Friday, February 23, 2007

On Unfairness

I just found this video (courtesy of Matthue of Jewschool):

And it is super-cutie. I love videos like this, David Lavon's, and anything by The Chevra, but here's the problem: I can't look at them without thinking about the fact that a similar group of girls can't do the same thing. Religious women can't make a silly video and put it online for tznius* reasons, and they certainly can't sing (kol eisha* being a problem). That is really my issue with the restrictions leveled on women. I don't have an issue wearing only skirts, except that it means that I can't ride a bike, and guys can. Or a horse, or go swimming. It just seems needlessly unfair.

For example, lets take swimming. I recently read an article about a modest swimsuit designed specifically with Muslim women in mind. It covers the woman entirely (including a little hood to cover hair, neck, etc), and is in no way alluring, but according to Jewish law, as the suit is a pantsuit, it would be unacceptable. There is an option for a little skirt, but the skirt is above the knee (probably for safety reasons), and so still can't be worn. The article talks about a woman who had some medical issue, somewhat alleviated by swimming/being in a hot tub, and it seemed so cute, her husband is teaching her (at age 65!) how to swim. Oh so sweet. But wait a minute, doesn't that mean that for 60-odd years he has been swimming, and never before thought that maybe she'd want to do it too? It just drives home the Queen of Words' point that it is hard to separate ourselves from our privileged status.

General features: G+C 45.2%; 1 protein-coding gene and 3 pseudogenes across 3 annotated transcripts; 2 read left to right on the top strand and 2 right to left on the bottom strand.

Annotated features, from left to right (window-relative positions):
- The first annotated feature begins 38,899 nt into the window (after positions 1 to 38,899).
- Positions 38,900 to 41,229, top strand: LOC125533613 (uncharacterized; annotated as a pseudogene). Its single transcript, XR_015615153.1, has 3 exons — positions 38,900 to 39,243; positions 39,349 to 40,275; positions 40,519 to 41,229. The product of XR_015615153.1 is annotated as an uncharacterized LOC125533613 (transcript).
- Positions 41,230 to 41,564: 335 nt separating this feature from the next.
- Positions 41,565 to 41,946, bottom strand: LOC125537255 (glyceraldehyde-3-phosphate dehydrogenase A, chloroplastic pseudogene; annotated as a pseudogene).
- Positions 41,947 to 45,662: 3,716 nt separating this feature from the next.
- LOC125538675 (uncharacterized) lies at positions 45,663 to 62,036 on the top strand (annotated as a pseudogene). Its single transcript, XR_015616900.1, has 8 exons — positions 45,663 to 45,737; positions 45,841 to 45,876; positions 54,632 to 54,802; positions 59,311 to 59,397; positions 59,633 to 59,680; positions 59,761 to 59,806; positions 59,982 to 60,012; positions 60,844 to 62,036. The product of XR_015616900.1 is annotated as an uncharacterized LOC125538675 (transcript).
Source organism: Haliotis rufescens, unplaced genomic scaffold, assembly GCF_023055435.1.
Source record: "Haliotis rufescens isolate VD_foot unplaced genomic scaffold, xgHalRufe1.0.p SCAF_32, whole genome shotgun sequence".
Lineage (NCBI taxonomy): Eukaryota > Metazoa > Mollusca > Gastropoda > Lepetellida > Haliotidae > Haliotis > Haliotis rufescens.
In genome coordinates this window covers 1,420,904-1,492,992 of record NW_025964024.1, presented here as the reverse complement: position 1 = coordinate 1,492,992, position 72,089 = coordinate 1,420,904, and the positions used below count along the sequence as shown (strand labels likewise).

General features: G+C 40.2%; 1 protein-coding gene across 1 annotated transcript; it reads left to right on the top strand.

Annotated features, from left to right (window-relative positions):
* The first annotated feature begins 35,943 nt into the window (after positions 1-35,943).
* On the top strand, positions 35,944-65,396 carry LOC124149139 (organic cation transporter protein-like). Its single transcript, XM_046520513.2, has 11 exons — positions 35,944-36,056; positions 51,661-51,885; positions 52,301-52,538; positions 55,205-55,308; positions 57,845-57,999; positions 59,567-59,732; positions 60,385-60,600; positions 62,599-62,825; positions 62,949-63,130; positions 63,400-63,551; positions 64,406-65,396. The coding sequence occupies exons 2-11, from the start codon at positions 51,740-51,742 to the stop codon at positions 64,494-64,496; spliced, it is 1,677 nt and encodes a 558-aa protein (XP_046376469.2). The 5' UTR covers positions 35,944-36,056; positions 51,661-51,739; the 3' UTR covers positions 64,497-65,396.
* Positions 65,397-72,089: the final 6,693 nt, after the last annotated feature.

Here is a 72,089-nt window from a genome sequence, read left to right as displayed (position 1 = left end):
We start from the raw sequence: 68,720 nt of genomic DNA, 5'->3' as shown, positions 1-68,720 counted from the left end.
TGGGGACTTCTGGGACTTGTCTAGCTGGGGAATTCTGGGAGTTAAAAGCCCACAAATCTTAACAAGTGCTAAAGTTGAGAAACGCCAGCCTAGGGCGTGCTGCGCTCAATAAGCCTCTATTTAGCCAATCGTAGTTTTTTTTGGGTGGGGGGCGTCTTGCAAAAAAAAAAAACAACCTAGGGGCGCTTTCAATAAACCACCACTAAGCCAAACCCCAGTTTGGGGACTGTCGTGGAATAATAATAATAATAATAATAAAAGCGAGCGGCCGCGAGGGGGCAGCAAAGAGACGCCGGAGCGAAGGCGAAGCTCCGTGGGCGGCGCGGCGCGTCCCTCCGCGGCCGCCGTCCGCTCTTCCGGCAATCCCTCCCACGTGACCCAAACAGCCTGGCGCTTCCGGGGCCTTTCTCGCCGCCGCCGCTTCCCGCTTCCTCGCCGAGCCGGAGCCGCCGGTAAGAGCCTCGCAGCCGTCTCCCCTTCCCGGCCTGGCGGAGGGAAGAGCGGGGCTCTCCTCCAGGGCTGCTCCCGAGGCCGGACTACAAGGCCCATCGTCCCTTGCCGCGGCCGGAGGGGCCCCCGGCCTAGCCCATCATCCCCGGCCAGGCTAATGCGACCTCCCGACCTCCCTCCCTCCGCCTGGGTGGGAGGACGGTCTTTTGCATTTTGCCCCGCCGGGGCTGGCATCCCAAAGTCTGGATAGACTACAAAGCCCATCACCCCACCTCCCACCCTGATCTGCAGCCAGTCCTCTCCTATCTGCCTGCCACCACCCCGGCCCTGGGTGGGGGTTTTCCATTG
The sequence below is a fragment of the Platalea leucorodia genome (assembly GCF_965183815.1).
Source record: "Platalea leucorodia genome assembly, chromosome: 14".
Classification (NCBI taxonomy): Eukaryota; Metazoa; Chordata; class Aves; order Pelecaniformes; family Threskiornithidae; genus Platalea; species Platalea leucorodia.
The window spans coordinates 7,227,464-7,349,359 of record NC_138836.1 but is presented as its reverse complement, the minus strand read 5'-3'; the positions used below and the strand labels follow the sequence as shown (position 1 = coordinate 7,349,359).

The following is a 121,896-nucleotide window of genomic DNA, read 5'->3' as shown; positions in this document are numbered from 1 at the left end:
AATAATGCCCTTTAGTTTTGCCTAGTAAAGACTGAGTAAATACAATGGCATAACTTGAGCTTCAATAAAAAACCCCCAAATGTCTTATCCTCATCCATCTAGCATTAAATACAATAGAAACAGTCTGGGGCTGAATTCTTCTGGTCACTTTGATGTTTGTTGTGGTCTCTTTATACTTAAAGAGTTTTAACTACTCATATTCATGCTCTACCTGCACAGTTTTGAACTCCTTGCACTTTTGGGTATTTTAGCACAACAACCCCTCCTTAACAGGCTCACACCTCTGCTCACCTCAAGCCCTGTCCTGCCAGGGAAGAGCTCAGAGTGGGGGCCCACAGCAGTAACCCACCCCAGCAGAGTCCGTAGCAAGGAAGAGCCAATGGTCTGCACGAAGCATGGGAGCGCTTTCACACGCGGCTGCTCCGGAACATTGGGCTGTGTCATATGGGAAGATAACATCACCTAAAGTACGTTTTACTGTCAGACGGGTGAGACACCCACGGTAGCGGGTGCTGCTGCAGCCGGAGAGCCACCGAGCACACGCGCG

Hope that you can enjoy the video anyway.

*Tznius is the Ashkenazic pronounciation for the word tzniut, or modesty. It often refers to the set of laws which regulate women's clothing, appearance, and behavior. Examples of these are the stipulation that women wear skirts past the knee, cover their elbows, and their collarbones. Some traditions are more, or less strict, depending on the part of the world, and the denomination.

* Kol Eisha is literally "a woman's voice," and refers to the probition against women singing (alone, or in a group, depending on the reading) in front of men, or against men listening to the voices of women singing.


Jack's Shack said...